When it comes to troubleshooting, everyone talks about the power of the command tcpdump — after all, “the wire never lies.” But to really use it, you need to put in some time to understand the options. Let us save you some time and give you a quick overview of this powerful tool. You’ll be troubleshooting like a pro in no time!
What is tcpdump and why does it matter?
For those unfamiliar with this powerful command, tcpdump is a packet analyzer that prints out a description of packets being transmitted or received over a network. Each line of output represents a packet. Every line includes a time stamp printed as hours, minutes, seconds, and fractions of a second since midnight. It will also show you packets dropped, packets received by the filter (which can vary depending on your OS) and packets dropped by kernel. Essentially, tcpdump does exactly what its name implies — it “dumps” all the information you need about the content of packets in the CLI so you can analyze it for yourself.
So, why is this so important for troubleshooting? Think of it this way. When box isn’t acting right, seeing what you are getting told versus what you are telling others you’re connected to is often very helpful.
What traffic can I capture?
The Linux kernel manages network interfaces. A filter determines what packets from the Linux kernel get copied up to Linux userspace, which is where the tcpdump application runs. These filters are known as BPF (Berkeley Packet Filters).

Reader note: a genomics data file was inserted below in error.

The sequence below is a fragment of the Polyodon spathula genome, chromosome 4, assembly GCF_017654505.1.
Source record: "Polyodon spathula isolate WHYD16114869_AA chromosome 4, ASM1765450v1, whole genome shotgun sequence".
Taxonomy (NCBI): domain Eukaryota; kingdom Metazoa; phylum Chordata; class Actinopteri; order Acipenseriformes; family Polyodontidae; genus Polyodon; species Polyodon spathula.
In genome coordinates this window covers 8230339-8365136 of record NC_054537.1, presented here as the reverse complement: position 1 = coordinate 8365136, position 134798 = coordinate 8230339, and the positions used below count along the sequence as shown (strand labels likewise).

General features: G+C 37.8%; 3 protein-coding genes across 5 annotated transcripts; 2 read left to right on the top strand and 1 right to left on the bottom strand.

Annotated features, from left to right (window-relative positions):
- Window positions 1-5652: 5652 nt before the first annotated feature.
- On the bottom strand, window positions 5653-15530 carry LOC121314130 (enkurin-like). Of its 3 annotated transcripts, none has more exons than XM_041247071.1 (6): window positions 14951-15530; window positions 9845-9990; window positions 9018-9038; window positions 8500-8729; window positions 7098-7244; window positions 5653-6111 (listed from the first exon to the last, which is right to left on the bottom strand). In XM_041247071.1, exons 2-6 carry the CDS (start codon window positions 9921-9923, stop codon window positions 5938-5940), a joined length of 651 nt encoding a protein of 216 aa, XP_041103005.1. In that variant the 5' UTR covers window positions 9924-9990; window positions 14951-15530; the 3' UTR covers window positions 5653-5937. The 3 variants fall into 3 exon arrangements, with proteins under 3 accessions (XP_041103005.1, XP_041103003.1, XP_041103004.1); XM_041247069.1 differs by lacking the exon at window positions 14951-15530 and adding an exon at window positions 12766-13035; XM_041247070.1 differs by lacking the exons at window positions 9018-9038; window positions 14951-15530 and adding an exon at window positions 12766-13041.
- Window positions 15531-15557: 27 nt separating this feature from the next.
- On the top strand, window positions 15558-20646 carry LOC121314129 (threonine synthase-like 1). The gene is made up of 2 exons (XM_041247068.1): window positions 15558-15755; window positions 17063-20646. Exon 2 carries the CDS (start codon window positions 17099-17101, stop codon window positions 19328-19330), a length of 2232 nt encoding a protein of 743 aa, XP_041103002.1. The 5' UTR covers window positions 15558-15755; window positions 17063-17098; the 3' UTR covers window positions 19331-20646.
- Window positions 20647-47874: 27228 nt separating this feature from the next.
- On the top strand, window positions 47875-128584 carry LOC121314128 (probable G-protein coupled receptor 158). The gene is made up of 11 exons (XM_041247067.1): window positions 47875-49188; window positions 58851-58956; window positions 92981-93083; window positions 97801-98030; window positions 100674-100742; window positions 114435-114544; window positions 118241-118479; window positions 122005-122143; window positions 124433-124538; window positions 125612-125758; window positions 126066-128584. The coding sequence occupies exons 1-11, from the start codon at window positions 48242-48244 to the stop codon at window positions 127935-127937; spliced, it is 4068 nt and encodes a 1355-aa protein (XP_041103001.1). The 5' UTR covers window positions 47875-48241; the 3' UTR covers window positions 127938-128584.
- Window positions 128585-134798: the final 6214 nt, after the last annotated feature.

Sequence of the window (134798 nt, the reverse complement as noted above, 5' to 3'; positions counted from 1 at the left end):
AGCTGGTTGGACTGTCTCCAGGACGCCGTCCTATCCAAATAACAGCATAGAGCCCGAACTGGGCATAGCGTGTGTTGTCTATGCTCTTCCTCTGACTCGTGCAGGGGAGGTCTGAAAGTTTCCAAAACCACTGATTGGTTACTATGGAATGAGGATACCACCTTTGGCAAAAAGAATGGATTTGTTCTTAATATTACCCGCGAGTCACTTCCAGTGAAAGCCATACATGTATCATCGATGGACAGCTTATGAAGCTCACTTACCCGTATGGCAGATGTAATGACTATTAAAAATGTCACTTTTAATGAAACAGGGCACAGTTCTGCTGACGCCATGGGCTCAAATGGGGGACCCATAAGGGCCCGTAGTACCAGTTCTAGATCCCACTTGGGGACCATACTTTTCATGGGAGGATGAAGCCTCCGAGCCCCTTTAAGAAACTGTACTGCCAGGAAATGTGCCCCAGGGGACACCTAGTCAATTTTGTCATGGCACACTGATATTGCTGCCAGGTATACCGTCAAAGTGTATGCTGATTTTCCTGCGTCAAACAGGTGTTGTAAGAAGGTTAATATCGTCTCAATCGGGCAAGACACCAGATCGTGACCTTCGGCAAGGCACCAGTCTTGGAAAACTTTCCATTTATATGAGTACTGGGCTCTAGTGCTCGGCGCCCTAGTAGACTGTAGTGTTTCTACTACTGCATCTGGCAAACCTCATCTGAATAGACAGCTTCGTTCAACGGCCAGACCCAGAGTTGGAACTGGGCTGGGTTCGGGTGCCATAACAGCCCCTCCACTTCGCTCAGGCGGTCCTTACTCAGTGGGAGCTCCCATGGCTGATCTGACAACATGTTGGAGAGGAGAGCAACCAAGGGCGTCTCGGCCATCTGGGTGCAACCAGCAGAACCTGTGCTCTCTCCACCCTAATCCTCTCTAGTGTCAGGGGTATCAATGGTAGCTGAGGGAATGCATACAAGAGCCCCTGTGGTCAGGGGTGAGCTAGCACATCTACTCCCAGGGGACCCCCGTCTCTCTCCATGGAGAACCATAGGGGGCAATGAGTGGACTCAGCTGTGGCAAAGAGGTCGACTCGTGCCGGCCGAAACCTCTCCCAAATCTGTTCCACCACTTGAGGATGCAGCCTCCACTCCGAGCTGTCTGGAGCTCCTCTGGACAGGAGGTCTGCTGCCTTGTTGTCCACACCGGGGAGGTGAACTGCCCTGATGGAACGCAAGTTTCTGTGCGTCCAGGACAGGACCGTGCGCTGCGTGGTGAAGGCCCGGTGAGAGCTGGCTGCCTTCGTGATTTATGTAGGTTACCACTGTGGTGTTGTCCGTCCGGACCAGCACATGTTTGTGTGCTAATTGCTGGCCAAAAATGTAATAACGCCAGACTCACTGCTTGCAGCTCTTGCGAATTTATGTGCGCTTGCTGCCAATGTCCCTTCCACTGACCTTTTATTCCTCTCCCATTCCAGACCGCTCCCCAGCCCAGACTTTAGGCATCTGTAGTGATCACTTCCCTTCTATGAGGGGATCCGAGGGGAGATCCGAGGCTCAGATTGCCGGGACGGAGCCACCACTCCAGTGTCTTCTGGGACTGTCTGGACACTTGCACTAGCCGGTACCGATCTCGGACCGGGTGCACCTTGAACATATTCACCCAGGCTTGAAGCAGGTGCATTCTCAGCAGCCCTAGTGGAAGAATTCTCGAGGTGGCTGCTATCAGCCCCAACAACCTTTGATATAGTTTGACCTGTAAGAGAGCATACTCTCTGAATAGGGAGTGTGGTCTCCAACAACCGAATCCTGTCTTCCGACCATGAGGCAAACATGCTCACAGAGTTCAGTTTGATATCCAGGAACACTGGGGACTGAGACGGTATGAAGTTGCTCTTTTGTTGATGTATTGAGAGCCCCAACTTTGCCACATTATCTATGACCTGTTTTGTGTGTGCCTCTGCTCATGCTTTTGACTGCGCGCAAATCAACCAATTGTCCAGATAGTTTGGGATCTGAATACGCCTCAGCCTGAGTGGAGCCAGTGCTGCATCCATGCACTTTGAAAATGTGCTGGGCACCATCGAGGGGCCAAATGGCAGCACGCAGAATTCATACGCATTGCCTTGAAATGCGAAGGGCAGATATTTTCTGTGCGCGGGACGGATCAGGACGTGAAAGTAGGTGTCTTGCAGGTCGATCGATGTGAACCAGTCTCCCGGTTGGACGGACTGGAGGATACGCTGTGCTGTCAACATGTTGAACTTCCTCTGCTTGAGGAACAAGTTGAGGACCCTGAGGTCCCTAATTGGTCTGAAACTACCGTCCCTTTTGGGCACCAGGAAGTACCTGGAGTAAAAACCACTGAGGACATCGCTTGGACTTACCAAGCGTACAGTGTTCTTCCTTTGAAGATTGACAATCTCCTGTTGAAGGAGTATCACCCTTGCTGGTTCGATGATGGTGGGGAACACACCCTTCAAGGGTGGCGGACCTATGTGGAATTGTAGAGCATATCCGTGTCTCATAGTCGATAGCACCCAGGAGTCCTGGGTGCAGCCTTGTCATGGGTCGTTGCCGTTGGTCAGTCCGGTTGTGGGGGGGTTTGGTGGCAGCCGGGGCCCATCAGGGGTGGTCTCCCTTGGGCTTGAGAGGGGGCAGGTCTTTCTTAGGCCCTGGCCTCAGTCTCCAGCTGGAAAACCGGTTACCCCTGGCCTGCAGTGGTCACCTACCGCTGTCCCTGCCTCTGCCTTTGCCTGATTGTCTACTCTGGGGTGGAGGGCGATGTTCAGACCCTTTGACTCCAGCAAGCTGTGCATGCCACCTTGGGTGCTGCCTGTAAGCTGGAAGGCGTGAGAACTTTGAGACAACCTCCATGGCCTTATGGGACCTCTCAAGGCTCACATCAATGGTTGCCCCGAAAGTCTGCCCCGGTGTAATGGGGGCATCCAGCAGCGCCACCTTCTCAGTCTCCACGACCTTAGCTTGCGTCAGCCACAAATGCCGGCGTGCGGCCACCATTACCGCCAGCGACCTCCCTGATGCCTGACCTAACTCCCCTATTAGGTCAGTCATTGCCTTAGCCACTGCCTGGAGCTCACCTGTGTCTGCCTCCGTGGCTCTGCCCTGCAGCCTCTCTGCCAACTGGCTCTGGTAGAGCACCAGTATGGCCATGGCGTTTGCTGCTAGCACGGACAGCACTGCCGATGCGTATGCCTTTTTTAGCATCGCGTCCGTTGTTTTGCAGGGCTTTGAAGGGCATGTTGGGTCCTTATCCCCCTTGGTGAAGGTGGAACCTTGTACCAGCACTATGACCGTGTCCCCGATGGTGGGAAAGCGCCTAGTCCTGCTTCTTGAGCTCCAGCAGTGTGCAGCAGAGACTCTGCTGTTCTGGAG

On Cumulus VX (Virtual Experience), all datapath packets are processed by the Linux kernel. However, for performance optimization, Cumulus Linux on hardware switches utilizes specialized switching ASICs (Application Specific Integrated Circuits) for datapath packets. Only control-plane specific traffic (destined to the switch itself) is sent to the CPU on hardware switches. This is one major benefit of testing on Cumulus VX. See the diagram below which highlights the difference in capturing packets on Cumulus VX versus a physical switch.
What are my options?
What can’t you do with tcpdump is an easier question to answer. If we were to encapsulate all of the options and possibilities that tcpdump offers, this would start to look more like War and Peace than a blog post. Fortunately, the brilliant GSS engineers at Cumulus Networks have compiled a handy guide that has all of the tcpdump basic and advanced options in one place. Check it out and take your packet sniffing abilities to German Shepard levels!